For some people, the story would’ve ended there, but young Eddy turned his vision into reality. That ridiculous image he had in his head became “Yakkity-Yak Teeth,” or what you probably know as “those wind-up hop-along chattering teeth.”

Chattering Teeth Take a Big Bite (of the toy business)

Goldfarb had a knack for knowing if something was going to be a hit. And he knew Yakkity-Yak was a winner. He brought it to toy kingpin Marvin Glass – the creator of Lite-Brite and Rock’em Sock’em Robots, who in turn brought it to Irving Fishlove, the actual creator of fake vomit. They saw it. They loved it. They optioned it. And they blew it up.

Before long, Yakkity-Yak teeth were a staple among television variety show comedians like Ernie Kovacs, Red Skelton, Jimmy Durante and Milton Berle. And because (a) television was so new and (b) there weren’t many channel or show options, they caught on.

For the next 17 years, while Goldfarb held the patent on the Yakkity-Yak teeth and Fishlove held the patent on the motor inside it, the two made a mouthful of money together and Eddy used his proceeds to pursue his inventing. When it was all said and done, these strong teeth gave Eddy Goldfarb the juice to invent so many other toys, including Kerplunk, probably his most famous.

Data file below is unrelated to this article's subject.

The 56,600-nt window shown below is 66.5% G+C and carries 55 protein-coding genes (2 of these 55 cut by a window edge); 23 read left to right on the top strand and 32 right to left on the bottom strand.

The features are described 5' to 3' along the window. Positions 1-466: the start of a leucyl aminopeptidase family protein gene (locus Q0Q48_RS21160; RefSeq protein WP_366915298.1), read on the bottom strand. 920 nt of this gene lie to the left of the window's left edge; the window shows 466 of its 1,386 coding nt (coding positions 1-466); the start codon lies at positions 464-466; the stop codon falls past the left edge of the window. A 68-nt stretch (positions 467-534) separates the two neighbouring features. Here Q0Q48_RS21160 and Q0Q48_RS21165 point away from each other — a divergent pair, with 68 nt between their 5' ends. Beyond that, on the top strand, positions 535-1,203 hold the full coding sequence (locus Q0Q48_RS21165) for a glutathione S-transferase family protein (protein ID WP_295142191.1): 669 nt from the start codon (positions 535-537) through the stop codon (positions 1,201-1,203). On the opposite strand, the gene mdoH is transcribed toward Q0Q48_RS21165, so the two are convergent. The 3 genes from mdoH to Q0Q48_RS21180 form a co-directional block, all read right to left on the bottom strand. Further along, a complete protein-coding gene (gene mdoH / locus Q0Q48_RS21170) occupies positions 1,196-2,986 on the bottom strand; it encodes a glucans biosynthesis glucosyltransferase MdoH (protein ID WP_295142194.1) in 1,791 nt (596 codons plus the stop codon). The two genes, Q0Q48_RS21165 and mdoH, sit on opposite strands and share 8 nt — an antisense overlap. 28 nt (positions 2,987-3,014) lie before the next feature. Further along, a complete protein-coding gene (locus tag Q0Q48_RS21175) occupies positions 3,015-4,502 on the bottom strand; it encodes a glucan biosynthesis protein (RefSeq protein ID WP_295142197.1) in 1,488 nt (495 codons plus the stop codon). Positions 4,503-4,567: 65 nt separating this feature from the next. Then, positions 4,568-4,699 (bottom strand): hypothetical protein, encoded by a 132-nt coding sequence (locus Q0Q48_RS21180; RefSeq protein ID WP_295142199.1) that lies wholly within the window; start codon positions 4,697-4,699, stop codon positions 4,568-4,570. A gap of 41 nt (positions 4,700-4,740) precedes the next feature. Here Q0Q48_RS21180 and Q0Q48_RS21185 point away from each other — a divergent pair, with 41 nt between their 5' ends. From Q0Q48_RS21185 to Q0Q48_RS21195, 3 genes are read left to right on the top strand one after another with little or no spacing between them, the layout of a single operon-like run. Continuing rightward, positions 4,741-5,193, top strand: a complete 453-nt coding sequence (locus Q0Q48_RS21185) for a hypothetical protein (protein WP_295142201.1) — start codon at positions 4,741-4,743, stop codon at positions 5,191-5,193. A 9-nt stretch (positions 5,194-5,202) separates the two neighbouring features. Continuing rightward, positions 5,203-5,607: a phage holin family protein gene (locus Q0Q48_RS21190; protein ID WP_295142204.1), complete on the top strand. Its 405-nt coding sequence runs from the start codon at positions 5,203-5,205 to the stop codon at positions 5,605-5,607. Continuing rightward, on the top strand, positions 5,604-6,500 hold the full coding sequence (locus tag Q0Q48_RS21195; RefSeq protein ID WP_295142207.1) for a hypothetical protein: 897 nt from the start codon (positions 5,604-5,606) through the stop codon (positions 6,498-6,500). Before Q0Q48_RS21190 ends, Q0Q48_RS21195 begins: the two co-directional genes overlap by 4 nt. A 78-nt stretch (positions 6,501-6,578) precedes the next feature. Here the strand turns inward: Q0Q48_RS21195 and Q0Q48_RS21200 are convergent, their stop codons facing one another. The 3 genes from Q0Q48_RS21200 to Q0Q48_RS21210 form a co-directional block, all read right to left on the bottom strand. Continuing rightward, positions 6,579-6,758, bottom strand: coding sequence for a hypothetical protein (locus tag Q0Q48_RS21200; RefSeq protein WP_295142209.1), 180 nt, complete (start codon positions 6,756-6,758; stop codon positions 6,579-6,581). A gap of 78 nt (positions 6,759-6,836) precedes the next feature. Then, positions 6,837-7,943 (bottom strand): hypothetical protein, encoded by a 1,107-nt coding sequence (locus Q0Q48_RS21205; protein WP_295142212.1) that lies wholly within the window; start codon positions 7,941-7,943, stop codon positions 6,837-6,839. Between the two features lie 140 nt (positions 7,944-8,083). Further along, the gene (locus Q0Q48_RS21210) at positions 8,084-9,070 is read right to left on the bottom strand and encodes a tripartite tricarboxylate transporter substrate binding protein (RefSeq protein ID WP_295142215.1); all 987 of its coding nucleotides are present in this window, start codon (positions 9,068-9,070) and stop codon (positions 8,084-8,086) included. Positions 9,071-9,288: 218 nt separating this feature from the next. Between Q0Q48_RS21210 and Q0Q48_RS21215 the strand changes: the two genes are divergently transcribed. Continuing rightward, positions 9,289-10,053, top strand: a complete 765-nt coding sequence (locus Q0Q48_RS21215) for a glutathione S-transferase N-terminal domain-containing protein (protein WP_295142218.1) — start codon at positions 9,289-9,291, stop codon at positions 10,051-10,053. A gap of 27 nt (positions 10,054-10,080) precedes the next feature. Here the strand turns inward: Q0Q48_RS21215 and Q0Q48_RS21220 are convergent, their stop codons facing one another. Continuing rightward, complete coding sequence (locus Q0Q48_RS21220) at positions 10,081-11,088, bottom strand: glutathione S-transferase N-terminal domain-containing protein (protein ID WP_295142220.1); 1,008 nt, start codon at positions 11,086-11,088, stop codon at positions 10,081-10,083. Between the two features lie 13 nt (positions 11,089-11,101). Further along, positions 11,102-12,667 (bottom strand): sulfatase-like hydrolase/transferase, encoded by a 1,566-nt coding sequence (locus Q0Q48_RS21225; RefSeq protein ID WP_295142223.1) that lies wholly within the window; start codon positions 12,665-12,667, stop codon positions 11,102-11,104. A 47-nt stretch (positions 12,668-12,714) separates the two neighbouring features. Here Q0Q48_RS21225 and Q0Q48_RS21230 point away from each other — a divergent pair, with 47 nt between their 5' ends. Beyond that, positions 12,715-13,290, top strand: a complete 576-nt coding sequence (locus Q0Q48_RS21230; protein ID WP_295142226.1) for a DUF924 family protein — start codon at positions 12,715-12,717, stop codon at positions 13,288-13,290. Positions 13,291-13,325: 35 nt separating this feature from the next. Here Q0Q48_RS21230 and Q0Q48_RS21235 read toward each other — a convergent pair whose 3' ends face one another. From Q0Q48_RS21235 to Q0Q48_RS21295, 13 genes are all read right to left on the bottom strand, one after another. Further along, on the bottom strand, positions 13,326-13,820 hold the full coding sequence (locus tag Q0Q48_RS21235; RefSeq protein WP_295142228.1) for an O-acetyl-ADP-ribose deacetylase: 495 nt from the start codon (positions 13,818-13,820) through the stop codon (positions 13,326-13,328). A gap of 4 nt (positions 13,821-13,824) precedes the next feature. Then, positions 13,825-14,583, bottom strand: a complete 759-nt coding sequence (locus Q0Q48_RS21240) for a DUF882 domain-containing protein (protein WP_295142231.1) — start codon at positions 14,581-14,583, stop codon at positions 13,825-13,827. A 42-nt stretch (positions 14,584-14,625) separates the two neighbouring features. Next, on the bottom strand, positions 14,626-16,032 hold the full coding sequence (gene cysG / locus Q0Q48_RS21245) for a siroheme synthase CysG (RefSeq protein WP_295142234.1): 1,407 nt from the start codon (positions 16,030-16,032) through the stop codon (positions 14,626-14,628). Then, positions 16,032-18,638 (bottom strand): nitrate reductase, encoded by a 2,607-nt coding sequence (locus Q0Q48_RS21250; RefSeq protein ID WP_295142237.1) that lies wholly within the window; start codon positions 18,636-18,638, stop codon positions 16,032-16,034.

When the patent did run out, toymakers from across the globe jumped on the dental bandwagon and came to market with all sorts of Yakkity-Yak iterations, almost all of which you can buy on Amazon today. And it’s pretty much a guarantee that every practising dentist received at least one from someone in their family when they graduated dental school.

But Eddy made his money. And it 2003, for his 800+ plus patents and all his remarkable achievements, not the least of which was Yakkity-Yak chattering teeth, he was inducted into the Toy Industry Hall of Fame.